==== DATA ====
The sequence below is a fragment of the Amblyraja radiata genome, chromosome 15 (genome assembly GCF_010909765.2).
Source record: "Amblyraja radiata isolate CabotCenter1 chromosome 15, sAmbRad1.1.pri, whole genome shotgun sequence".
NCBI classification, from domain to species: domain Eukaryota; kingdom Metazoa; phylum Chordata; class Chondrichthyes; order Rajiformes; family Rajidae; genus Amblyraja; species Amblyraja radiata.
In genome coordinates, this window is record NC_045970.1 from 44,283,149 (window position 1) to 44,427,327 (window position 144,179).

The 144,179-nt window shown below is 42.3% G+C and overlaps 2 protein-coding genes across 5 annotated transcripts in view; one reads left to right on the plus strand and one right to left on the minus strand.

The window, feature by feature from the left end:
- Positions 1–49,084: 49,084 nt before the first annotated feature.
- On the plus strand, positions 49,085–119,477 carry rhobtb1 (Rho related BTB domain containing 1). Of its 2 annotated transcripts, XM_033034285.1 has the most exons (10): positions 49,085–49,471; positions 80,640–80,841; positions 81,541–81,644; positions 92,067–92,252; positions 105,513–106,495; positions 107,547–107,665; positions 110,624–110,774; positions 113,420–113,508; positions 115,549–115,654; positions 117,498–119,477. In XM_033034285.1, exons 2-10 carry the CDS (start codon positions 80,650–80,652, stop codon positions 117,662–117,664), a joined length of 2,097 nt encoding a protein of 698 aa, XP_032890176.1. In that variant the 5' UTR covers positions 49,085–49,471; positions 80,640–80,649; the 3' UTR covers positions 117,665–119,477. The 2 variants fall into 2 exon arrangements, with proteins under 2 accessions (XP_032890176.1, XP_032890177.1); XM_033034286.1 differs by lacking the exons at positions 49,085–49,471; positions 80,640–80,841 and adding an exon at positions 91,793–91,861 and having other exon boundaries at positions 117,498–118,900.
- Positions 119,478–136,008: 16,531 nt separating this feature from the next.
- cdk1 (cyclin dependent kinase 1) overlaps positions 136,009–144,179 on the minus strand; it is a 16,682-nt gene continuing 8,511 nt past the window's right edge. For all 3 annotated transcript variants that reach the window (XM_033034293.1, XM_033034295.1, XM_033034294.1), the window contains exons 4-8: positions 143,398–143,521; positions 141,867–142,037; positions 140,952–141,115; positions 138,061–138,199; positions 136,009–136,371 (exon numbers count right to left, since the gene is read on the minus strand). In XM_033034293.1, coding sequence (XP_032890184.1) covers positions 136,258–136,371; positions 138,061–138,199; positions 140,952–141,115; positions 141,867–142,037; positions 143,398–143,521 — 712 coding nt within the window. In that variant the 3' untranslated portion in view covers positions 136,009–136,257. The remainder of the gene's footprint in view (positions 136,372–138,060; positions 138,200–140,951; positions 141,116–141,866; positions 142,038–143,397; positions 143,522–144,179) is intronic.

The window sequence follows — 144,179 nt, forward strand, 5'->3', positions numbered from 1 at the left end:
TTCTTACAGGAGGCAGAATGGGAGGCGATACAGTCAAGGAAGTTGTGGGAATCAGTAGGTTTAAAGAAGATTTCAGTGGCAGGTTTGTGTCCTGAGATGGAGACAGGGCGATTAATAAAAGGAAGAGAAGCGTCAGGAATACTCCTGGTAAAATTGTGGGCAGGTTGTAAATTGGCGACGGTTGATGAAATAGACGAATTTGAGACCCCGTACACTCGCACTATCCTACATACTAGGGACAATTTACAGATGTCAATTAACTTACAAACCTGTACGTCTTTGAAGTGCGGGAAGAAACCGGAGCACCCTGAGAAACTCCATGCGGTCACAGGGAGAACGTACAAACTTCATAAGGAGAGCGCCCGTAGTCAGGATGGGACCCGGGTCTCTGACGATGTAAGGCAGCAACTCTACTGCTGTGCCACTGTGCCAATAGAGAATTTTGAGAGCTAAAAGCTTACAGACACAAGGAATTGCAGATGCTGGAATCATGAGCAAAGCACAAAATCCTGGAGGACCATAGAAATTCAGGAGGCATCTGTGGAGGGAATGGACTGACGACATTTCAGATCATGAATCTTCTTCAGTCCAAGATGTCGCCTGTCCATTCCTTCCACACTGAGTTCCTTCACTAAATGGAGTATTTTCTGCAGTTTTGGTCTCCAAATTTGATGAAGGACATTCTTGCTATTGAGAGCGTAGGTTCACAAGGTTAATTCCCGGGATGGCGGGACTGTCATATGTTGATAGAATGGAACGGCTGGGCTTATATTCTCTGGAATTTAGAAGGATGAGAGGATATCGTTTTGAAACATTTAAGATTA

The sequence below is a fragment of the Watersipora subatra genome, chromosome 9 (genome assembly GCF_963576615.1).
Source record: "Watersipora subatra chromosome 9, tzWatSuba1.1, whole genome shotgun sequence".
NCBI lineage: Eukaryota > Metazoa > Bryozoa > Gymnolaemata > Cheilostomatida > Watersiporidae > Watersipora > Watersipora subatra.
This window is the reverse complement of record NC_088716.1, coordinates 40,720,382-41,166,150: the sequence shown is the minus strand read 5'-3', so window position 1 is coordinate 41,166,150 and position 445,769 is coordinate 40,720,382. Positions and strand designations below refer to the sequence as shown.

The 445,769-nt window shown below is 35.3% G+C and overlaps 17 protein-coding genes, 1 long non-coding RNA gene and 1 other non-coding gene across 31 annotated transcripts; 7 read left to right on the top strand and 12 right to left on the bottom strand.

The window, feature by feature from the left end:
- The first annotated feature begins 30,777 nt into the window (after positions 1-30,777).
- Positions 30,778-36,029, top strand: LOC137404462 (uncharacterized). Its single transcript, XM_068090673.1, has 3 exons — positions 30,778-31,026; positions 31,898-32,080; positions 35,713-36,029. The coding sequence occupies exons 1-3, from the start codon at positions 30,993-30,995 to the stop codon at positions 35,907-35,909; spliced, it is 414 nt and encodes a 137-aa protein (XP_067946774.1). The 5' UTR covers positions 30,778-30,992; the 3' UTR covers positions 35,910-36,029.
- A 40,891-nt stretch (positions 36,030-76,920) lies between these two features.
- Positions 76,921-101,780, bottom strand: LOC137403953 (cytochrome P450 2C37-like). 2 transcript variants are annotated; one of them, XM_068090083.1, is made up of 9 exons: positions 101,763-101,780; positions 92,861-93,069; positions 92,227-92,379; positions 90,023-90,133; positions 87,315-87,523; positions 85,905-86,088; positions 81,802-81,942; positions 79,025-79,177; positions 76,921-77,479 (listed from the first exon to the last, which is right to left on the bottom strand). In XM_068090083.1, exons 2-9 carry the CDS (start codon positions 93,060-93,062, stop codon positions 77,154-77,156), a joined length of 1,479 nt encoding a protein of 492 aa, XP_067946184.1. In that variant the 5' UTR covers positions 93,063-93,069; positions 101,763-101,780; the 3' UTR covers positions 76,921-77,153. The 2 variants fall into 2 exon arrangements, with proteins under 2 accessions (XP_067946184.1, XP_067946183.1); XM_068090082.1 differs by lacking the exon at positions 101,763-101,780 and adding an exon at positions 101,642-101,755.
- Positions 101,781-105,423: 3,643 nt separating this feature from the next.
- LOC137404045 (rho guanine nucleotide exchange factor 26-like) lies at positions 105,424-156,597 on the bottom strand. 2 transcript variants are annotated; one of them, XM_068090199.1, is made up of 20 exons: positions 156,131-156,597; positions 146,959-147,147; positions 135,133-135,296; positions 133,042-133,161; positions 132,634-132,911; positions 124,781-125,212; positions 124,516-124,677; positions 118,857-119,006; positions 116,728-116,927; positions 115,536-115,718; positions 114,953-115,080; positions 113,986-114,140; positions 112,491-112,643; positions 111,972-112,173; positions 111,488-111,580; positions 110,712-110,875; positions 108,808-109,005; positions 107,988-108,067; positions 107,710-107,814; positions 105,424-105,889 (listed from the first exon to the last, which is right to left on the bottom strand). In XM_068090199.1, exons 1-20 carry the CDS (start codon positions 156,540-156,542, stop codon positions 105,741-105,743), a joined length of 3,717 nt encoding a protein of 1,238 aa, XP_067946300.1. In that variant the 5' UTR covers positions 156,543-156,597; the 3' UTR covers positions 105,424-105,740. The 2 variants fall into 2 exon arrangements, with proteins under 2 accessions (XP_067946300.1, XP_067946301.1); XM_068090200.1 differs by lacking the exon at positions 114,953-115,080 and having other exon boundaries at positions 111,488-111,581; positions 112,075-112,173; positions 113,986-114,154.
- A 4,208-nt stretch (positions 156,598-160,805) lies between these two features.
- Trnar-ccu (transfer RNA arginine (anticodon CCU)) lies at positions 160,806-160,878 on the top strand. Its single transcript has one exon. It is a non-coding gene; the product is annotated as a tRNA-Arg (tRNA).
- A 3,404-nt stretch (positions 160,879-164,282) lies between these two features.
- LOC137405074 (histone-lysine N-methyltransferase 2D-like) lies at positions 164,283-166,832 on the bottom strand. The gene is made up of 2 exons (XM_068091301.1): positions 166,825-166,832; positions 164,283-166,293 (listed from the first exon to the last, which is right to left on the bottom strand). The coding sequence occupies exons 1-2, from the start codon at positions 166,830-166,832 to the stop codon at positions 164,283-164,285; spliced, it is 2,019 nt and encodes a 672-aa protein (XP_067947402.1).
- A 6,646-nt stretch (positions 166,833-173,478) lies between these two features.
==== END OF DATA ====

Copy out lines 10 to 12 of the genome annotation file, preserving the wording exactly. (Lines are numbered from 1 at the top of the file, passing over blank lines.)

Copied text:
- cdk1 (cyclin dependent kinase 1) overlaps positions 136,009–144,179 on the minus strand; it is a 16,682-nt gene continuing 8,511 nt past the window's right edge. For all 3 annotated transcript variants that reach the window (XM_033034293.1, XM_033034295.1, XM_033034294.1), the window contains exons 4-8: positions 143,398–143,521; positions 141,867–142,037; positions 140,952–141,115; positions 138,061–138,199; positions 136,009–136,371 (exon numbers count right to left, since the gene is read on the minus strand). In XM_033034293.1, coding sequence (XP_032890184.1) covers positions 136,258–136,371; positions 138,061–138,199; positions 140,952–141,115; positions 141,867–142,037; positions 143,398–143,521 — 712 coding nt within the window. In that variant the 3' untranslated portion in view covers positions 136,009–136,257. The remainder of the gene's footprint in view (positions 136,372–138,060; positions 138,200–140,951; positions 141,116–141,866; positions 142,038–143,397; positions 143,522–144,179) is intronic.

The window sequence follows — 144,179 nt, forward strand, 5'->3', positions numbered from 1 at the left end:
TTCTTACAGGAGGCAGAATGGGAGGCGATACAGTCAAGGAAGTTGTGGGAATCAGTAGGTTTAAAGAAGATTTCAGTGGCAGGTTTGTGTCCTGAGATGGAGACAGGGCGATTAATAAAAGGAAGAGAAGCGTCAGGAATACTCCTGGTAAAATTGTGGGCAGGTTGTAAATTGGCGACGGTTGATGAAATAGACGAATTTGAGACCCCGTACACTCGCACTATCCTACATACTAGGGACAATTTACAGATGTCAATTAACTTACAAACCTGTACGTCTTTGAAGTGCGGGAAGAAACCGGAGCACCCTGAGAAACTCCATGCGGTCACAGGGAGAACGTACAAACTTCATAAGGAGAGCGCCCGTAGTCAGGATGGGACCCGGGTCTCTGACGATGTAAGGCAGCAACTCTACTGCTGTGCCACTGTGCCAATAGAGAATTTTGAGAGCTAAAAGCTTACAGACACAAGGAATTGCAGATGCTGGAATCATGAGCAAAGCACAAAATCCTGGAGGACCATAGAAATTCAGGAGGCATCTGTGGAGGGAATGGACTGACGACATTTCAGATCATGAATCTTCTTCAGTCCAAGATGTCGCCTGTCCATTCCTTCCACACTGAGTTCCTTCACTAAATGGAGTATTTTCTGCAGTTTTGGTCTCCAAATTTGATGAAGGACATTCTTGCTATTGAGAGCGTAGGTTCACAAGGTTAATTCCCGGGATGGCGGGACTGTCATATGTTGATAGAATGGAACGGCTGGGCTTATATTCTCTGGAATTTAGAAGGATGAGAGGATATCGTTTTGAAACATTTAAGATTA